Both Bishop McLee and Rev. Flippin are friends of mine. In fact, It sounds ridiculously silly to me to not use their first names.
Both Martin and Vicki are friends of mine.
Vicki and I met this past year as we were both Fellows is a young clergy leadership development program through the Lewis Center. Our group met three times over the past nine months, and have stayed in contact on facebook in between meetings. Vicki is compassionate and intelligent, with a quick and friendly smile and a deeply loving heart. After our first meeting, we each drew a name from a hat and prayed for that person until the next meeting. I was happy to learn that Vicki drew mine. She’s also a passionate voice for justice and inclusion, and I cannot wait to hear her preach at Reconciling Ministries Network’s Convocation in August. I’m proud to know her and so proud of her words and actions this past week especially.
Martin was a District Superintendent in my annual conference, and we served together on our conference’s delegation to General Conference last year. An alternate delegate, Martin was frequently my go-to person when I needed to step away from the floor (like right after this happened), and on at least one occasion– when the body refused to even discuss security of appointment, but summarily dismissed the concerns of women and persons of color– was the set of broad shoulders upon which I unabashedly cried. Long before the Northeast Jurisdiction got a chance to meet him as a candidate, our delegation interviewed Martin and heard his vision and passion for the future of the United Methodist movement. I was proud when our conference nominated him, and proud to support him as a candidate for Bishop. I told people of his passion for justice and inclusion, and I stand by that conviction still. I wept when he was elected, and consecrated, and then again, later and alone, when I realized this meant he wouldn’t be part of our Conference any more.
As I said above, I’ve said “not yes” to marriage equality, and it broke my heart. Knowing and loving Martin, I can only imagine how much this breaks his (I preached about this a little here).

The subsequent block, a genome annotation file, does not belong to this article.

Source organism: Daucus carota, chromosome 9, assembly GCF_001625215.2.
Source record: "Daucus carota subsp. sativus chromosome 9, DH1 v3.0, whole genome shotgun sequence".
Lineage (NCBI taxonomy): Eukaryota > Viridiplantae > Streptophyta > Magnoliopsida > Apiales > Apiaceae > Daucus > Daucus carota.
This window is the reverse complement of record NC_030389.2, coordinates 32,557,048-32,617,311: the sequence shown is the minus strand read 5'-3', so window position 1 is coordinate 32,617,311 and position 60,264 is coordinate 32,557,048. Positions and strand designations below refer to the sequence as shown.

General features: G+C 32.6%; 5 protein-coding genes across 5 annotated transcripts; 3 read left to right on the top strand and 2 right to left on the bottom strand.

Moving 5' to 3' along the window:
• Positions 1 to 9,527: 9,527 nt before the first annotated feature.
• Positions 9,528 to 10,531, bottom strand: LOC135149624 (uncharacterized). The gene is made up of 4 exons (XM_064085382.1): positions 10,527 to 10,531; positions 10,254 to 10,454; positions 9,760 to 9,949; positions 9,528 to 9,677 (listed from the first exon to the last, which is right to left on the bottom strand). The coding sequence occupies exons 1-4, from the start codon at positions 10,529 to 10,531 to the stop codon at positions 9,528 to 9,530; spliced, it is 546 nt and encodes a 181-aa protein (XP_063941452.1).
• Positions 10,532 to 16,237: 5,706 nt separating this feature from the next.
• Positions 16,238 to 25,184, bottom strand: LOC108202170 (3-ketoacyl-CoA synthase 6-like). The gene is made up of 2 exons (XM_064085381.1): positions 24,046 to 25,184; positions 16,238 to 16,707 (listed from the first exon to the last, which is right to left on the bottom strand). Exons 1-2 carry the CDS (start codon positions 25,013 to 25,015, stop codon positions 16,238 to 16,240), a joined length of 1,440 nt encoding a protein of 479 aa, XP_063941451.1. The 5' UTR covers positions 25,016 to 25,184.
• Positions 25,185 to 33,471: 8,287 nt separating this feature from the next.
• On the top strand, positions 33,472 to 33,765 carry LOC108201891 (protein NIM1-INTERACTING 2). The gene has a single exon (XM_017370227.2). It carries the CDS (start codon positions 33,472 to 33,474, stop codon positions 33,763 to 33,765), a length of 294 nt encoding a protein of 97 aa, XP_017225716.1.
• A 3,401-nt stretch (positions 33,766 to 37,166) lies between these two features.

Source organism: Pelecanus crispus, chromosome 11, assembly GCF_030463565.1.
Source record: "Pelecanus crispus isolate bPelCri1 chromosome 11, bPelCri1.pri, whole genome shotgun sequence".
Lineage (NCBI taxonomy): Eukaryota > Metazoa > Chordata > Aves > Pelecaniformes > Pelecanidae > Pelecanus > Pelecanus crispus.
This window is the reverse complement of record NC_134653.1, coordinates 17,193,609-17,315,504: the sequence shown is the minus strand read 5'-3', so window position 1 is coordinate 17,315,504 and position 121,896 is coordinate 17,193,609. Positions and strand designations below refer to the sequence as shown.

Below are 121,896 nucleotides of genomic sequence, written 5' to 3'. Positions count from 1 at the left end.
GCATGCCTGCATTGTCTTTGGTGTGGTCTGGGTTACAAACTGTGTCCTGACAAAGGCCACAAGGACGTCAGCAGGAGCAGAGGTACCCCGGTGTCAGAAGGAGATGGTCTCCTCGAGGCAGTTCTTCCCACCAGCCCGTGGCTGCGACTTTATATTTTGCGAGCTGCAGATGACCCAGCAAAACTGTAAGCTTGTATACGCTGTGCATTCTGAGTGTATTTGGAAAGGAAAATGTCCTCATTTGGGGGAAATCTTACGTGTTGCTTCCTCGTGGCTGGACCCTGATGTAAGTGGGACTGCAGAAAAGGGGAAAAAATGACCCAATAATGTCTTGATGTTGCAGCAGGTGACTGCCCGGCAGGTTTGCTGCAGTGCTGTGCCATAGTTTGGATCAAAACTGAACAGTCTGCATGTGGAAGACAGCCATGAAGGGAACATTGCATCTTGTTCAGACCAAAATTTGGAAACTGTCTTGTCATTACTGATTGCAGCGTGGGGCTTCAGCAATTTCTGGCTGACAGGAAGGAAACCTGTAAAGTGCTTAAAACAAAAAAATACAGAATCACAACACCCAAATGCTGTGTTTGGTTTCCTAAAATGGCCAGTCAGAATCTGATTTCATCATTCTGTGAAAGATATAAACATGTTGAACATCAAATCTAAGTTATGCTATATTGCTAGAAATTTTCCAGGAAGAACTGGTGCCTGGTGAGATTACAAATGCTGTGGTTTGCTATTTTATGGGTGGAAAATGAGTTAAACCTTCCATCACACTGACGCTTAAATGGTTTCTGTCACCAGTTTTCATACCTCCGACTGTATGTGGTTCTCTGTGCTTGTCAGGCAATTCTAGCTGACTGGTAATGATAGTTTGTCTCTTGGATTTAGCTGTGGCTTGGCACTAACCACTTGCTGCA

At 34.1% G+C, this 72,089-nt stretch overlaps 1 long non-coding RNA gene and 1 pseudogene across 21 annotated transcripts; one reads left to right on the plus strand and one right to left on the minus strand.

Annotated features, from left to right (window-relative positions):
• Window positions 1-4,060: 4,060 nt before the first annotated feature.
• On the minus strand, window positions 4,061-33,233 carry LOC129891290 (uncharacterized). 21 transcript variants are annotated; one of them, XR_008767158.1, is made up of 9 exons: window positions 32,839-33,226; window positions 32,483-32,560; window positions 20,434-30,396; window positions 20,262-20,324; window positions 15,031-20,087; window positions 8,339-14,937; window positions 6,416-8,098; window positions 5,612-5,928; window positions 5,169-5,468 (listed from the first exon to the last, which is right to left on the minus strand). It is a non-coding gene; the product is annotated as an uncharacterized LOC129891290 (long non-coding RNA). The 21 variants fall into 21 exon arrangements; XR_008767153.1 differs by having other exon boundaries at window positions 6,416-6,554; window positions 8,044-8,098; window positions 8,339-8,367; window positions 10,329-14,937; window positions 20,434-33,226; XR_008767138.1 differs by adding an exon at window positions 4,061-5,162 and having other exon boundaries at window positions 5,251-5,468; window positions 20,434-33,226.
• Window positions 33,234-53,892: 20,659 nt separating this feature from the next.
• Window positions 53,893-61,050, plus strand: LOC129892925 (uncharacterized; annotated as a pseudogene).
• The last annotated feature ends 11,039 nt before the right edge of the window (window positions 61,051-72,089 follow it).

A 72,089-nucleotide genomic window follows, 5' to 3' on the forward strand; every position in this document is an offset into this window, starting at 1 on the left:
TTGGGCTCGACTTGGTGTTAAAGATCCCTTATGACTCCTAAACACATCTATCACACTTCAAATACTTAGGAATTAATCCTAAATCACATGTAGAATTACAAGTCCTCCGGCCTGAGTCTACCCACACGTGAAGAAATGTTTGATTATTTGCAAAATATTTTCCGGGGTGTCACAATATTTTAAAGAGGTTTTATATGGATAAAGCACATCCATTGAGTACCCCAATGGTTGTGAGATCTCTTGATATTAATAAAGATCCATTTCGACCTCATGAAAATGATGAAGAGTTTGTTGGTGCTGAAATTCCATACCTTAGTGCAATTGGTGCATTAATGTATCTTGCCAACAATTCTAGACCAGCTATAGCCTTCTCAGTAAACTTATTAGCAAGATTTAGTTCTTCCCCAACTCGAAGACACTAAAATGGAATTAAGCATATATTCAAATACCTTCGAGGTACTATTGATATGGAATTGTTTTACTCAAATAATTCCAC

I’m not excusing or condoning the way his response has played out thus far.
I’m also not saying that I feel betrayed and abandoned by him, either.
First and foremost, when I see this case, and I see Rev. Dr. Ogletree whom I don’t know but imagine I would like and respect, and I see Vicki whom I am so proud to call colleague and friend, and I see Martin whom I love as well, I can only stand with an open and hurting heart. No speculation, no elation or anger, no judgement or excitement, only compassion and complexity. This is the connection. This is the Church. These are the people called Methodist. Bound, in ways we can only begin to grasp, to a structure, to a movement, to the Divine.
And to one another.
(May 5, 2013) The Biblical story is filled with gardens, always conveying humanity’s flourishing– or lack thereof– as we seek to live before God and with one another. Although we may feel like we have been cut off from the blessing and abundance all around us, the story is not complete; the story is complete only when healing and peace and blessing unfold. (Genesis 3:9-12, 17-19, 22-24, Revelation 22:1-5)
A year ago, I broke a loaf of bread.
A year ago, grace again was shortchanged, voices again were silenced, division again went unnamed.
A year ago, hearts broken and sealed and scarred over were broken again in places familiar and new.
A year ago, the Body of Christ was broken.
And so I broke a loaf of bread.
I wasn’t alone, and it wasn’t my action.
It was the action of a body, a community, a family, a Christ. Wounded and hopeful, hurting and despairing, fragmented and one.
A year ago, as we always are, we were broken.
And we broke bread together.
And I was broken open.
Somehow, some way, this breaking of bread– something I do at least once a month, something I participated in thousands of times– somehow this changed me.
I found, in the breaking and sharing of bread, in the reflection on the chaos and frustration and agony and fragile hope of General Conference, a deeper sense of my calling.
A year ago, I was broken open. A year ago, I was called anew.
I set my feet on another path. A path running parallel, or nearly so. A path to someplace deeper.